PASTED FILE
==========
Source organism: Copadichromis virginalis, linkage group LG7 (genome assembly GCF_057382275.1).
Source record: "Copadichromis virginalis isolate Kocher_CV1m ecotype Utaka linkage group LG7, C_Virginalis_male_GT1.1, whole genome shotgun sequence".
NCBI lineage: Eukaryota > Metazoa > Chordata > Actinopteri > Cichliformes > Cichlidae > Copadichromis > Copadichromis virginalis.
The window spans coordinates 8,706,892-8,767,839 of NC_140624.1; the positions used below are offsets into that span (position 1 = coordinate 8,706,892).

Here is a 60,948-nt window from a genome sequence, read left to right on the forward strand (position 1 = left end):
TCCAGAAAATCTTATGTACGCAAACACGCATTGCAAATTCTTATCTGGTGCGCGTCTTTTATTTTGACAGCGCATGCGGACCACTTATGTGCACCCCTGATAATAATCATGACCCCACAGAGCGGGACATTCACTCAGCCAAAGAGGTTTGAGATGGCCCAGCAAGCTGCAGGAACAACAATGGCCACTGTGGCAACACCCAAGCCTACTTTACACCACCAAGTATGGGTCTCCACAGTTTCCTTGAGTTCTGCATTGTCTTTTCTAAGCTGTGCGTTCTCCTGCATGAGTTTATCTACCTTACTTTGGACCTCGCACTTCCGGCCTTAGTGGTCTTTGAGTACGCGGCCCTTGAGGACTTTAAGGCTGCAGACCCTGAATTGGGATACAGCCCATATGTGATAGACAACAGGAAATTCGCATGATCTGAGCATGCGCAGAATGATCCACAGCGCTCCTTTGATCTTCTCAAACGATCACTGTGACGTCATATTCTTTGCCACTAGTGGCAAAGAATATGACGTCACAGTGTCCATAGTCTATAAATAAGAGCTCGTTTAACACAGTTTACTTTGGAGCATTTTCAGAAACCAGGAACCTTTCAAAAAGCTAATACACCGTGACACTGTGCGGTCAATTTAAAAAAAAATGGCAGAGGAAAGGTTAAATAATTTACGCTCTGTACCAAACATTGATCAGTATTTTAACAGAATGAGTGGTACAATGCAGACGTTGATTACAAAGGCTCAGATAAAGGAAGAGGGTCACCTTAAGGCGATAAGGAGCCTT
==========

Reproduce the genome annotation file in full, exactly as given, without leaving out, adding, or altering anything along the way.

Source organism: Copadichromis virginalis, linkage group LG7 (genome assembly GCF_057382275.1).
Source record: "Copadichromis virginalis isolate Kocher_CV1m ecotype Utaka linkage group LG7, C_Virginalis_male_GT1.1, whole genome shotgun sequence".
NCBI lineage: Eukaryota > Metazoa > Chordata > Actinopteri > Cichliformes > Cichlidae > Copadichromis > Copadichromis virginalis.
The window spans coordinates 8,706,892-8,767,839 of NC_140624.1; the positions used below are offsets into that span (position 1 = coordinate 8,706,892).

Here is a 60,948-nt window from a genome sequence, read left to right on the forward strand (position 1 = left end):
TCCAGAAAATCTTATGTACGCAAACACGCATTGCAAATTCTTATCTGGTGCGCGTCTTTTATTTTGACAGCGCATGCGGACCACTTATGTGCACCCCTGATAATAATCATGACCCCACAGAGCGGGACATTCACTCAGCCAAAGAGGTTTGAGATGGCCCAGCAAGCTGCAGGAACAACAATGGCCACTGTGGCAACACCCAAGCCTACTTTACACCACCAAGTATGGGTCTCCACAGTTTCCTTGAGTTCTGCATTGTCTTTTCTAAGCTGTGCGTTCTCCTGCATGAGTTTATCTACCTTACTTTGGACCTCGCACTTCCGGCCTTAGTGGTCTTTGAGTACGCGGCCCTTGAGGACTTTAAGGCTGCAGACCCTGAATTGGGATACAGCCCATATGTGATAGACAACAGGAAATTCGCATGATCTGAGCATGCGCAGAATGATCCACAGCGCTCCTTTGATCTTCTCAAACGATCACTGTGACGTCATATTCTTTGCCACTAGTGGCAAAGAATATGACGTCACAGTGTCCATAGTCTATAAATAAGAGCTCGTTTAACACAGTTTACTTTGGAGCATTTTCAGAAACCAGGAACCTTTCAAAAAGCTAATACACCGTGACACTGTGCGGTCAATTTAAAAAAAAATGGCAGAGGAAAGGTTAAATAATTTACGCTCTGTACCAAACATTGATCAGTATTTTAACAGAATGAGTGGTACAATGCAGACGTTGATTACAAAGGCTCAGATAAAGGAAGAGGGTCACCTTAAGGCGATAAGGAGCCTT